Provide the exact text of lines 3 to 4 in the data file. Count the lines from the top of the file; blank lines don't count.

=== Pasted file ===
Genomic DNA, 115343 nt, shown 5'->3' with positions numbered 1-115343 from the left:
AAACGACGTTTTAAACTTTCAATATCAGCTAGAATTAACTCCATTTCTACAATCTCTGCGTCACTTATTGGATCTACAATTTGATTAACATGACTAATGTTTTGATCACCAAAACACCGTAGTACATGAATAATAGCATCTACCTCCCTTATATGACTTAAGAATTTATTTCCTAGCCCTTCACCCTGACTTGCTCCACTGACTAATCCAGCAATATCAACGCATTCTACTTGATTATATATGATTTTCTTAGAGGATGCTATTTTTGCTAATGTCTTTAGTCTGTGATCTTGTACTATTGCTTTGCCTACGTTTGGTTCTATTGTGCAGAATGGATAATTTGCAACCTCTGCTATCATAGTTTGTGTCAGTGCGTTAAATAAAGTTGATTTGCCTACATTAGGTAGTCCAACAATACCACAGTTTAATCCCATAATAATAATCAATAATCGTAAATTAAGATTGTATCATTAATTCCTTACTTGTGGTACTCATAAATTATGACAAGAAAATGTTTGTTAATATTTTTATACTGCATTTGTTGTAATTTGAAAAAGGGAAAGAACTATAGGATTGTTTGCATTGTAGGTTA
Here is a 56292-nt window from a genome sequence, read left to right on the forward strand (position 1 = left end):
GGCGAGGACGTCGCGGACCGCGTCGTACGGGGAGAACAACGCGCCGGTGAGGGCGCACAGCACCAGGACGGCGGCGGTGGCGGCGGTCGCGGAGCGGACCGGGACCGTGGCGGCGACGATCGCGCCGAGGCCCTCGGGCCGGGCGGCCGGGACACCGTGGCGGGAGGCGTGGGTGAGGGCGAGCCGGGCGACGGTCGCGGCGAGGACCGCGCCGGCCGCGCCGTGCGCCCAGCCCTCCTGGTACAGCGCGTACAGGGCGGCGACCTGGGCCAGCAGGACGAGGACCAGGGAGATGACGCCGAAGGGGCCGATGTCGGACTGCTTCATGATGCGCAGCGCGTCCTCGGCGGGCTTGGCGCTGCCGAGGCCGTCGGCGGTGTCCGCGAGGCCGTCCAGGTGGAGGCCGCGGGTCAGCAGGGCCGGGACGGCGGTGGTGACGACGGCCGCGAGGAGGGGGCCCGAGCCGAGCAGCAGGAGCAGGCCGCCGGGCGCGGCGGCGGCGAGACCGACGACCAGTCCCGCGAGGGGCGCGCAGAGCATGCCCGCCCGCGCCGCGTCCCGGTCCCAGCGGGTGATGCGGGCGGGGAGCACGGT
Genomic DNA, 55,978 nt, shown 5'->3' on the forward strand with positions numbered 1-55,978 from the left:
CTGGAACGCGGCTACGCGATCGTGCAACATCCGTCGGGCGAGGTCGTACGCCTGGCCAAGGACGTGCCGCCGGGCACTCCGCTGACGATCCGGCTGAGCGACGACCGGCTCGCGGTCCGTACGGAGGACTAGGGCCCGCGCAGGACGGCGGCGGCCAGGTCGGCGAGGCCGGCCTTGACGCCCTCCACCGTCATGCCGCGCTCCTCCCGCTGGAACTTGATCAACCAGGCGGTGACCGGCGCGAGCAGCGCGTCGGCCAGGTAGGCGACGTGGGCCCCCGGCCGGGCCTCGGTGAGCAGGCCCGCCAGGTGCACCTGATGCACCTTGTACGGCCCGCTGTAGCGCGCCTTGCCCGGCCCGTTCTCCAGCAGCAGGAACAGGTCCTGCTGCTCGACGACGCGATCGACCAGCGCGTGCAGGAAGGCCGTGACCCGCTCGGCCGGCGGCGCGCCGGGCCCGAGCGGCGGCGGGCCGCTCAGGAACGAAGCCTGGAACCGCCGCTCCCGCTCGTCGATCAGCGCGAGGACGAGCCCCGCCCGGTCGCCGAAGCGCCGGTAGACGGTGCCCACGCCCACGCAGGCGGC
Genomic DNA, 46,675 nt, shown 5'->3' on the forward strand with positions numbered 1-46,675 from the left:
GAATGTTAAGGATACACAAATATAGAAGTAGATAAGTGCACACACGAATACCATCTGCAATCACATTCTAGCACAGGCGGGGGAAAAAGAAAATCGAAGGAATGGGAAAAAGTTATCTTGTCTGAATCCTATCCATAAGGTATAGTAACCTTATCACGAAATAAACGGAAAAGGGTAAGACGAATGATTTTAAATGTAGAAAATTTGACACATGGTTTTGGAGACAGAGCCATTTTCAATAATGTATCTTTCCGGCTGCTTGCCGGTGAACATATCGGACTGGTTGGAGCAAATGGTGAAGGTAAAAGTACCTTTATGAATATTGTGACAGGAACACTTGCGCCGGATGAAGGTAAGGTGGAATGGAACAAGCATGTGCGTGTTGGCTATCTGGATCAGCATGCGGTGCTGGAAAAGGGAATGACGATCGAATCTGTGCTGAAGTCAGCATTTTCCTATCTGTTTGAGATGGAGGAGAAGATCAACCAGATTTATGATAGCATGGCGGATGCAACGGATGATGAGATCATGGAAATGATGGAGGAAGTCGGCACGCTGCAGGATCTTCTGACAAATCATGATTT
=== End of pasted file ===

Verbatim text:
Here is a 56292-nt window from a genome sequence, read left to right on the forward strand (position 1 = left end):
GGCGAGGACGTCGCGGACCGCGTCGTACGGGGAGAACAACGCGCCGGTGAGGGCGCACAGCACCAGGACGGCGGCGGTGGCGGCGGTCGCGGAGCGGACCGGGACCGTGGCGGCGACGATCGCGCCGAGGCCCTCGGGCCGGGCGGCCGGGACACCGTGGCGGGAGGCGTGGGTGAGGGCGAGCCGGGCGACGGTCGCGGCGAGGACCGCGCCGGCCGCGCCGTGCGCCCAGCCCTCCTGGTACAGCGCGTACAGGGCGGCGACCTGGGCCAGCAGGACGAGGACCAGGGAGATGACGCCGAAGGGGCCGATGTCGGACTGCTTCATGATGCGCAGCGCGTCCTCGGCGGGCTTGGCGCTGCCGAGGCCGTCGGCGGTGTCCGCGAGGCCGTCCAGGTGGAGGCCGCGGGTCAGCAGGGCCGGGACGGCGGTGGTGACGACGGCCGCGAGGAGGGGGCCCGAGCCGAGCAGCAGGAGCAGGCCGCCGGGCGCGGCGGCGGCGAGACCGACGACCAGTCCCGCGAGGGGCGCGCAGAGCATGCCCGCCCGCGCCGCGTCCCGGTCCCAGCGGGTGATGCGGGCGGGGAGCACGGT